Andrew Lloyd Webber: 'I went through a moment of deep depression - I actually got the forms for Dignitas'

The composer weighs in on the assisted dying debate

Andrew Lloyd-Webber says that he once considered assisted dying, after a series of medical issues.

The composer was first diagnosed with prostate cancer in 2009, which he recovered from.

“It was the most virulent form, but I was very lucky,” he said. “I didn’t think I was going to die – just that I must have the wretched [cancer] removed so that I could get on with my job.”

Then a leg pain led to a back operation and a consequent 14 general anaesthetic procedures and he found himself struggling to cope.

“There were days when I thought that I would do anything to get out of this,” he told The Telegraph.

“I adore my work, and I thought that if I could not do that, then I had nothing more. I went through a moment of deep depression – that awful moment when you think that you must find a way out. I actually got the forms for Dignitas. With hindsight, it was stupid and ridiculous, but I couldn’t think what to do.”

However, despite his chronic physical pain, he decided to work through his medical problems rather than end his life.

“I got through the show I was working on, but it was murder. I was on every sort of painkiller there is… I couldn’t think what to do,” he recalled. “In the end, I threw away the forms.”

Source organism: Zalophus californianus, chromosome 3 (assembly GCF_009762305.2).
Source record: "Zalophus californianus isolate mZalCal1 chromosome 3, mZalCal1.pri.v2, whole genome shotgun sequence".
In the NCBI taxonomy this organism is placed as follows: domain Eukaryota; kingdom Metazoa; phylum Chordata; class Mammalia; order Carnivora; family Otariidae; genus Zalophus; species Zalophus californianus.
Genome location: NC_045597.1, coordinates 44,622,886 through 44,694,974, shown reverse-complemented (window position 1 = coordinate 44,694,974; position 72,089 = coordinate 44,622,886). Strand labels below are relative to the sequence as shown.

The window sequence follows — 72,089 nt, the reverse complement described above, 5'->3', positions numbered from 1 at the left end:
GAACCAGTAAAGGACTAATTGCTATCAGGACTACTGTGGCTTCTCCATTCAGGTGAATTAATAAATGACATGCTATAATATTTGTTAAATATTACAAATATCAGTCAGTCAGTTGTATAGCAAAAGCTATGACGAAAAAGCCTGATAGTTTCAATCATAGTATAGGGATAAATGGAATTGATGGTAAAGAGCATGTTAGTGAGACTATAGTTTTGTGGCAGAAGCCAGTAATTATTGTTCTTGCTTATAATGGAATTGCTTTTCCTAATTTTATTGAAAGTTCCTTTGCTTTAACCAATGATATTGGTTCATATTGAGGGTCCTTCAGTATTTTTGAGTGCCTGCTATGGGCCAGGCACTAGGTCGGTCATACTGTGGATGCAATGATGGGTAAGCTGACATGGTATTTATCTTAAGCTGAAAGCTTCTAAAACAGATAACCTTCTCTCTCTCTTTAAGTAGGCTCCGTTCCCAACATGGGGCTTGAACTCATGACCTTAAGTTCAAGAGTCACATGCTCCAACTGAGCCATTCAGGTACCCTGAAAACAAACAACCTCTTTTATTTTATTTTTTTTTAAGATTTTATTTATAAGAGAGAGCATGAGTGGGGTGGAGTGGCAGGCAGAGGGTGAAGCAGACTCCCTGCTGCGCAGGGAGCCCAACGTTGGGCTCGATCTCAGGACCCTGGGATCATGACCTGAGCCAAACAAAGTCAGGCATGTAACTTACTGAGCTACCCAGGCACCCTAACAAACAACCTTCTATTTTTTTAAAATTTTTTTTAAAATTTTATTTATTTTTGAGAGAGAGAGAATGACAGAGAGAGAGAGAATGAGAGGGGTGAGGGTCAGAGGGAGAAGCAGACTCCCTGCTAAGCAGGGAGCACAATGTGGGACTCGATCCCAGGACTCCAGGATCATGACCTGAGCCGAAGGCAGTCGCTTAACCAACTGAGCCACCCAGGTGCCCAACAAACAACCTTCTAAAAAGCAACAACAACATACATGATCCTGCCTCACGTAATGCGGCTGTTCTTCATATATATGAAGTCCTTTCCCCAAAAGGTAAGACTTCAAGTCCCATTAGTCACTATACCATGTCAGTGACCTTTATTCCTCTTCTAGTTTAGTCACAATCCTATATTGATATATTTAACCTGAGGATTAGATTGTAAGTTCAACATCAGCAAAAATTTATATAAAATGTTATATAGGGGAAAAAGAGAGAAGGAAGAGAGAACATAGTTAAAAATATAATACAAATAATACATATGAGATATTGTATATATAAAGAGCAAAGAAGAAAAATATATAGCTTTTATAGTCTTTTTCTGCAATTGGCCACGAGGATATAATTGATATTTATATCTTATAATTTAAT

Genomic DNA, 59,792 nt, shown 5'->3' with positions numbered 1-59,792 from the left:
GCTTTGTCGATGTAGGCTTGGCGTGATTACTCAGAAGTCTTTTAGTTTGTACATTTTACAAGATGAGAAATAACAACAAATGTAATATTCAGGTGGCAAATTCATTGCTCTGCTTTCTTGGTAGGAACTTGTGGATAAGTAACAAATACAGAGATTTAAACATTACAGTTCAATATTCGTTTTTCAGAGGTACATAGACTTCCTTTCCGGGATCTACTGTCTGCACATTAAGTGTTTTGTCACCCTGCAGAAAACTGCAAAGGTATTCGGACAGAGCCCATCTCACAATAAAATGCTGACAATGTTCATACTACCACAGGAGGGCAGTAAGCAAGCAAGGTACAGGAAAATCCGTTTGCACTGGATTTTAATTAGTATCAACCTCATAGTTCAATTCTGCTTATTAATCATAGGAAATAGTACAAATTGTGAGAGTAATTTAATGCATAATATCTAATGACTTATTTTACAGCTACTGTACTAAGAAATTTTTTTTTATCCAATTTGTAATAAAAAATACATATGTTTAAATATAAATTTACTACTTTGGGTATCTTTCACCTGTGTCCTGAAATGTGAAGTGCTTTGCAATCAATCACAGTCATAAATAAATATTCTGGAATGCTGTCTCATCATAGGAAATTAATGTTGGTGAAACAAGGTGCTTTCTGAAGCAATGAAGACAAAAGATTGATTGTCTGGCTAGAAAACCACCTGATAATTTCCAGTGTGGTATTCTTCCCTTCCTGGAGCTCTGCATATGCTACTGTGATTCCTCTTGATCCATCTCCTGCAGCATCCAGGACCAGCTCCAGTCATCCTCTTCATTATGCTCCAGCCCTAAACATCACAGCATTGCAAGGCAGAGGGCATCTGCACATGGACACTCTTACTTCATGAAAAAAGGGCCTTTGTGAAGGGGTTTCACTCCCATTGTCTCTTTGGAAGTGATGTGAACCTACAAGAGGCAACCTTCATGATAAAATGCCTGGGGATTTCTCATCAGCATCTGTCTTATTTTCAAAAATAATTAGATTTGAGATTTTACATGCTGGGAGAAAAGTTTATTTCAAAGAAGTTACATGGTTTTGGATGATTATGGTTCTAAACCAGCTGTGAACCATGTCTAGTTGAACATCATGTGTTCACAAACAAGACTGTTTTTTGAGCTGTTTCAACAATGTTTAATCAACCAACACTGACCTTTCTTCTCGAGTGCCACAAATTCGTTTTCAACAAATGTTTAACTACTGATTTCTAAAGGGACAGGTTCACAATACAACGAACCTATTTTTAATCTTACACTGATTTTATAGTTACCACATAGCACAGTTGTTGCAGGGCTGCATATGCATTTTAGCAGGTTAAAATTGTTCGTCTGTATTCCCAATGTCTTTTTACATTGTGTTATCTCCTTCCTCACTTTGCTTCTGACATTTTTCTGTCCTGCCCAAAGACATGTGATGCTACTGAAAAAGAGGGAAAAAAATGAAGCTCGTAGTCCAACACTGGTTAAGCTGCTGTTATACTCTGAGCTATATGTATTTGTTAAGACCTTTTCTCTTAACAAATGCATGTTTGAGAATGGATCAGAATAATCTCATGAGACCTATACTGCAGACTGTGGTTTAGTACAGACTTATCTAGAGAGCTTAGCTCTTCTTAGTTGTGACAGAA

Today, he has serious reservations about assisting dying – an issue that is currently being discussed in Parliament as Lord Falconer strives to have a bill passed to legalise it.

Lloyd Webber’s view stems from his mother who wished to die before her terminal breast cancer meant that she became a “burden” from her family. Her sons felt that she was not ready to die, and the law stopped her from doing so.

She eventually died "peacefully" five years later, aged 72.

“If people get to a point where their lives are so impossible, I would agree with the Bill,” he said. “What concerns me, and I suspect many others, is what floodgates would [this measure] open? Does it create a culture where older people are a burden? In 20 years’ time, signing off on the deaths of old people might not be taken as seriously as it is now. I am totally unsure.”

Read more: The case for assisted dying: compassion, choice and safety
Assisted dying could create "death squads"
Lord Joffe compares assisted dying to abolition of slavery
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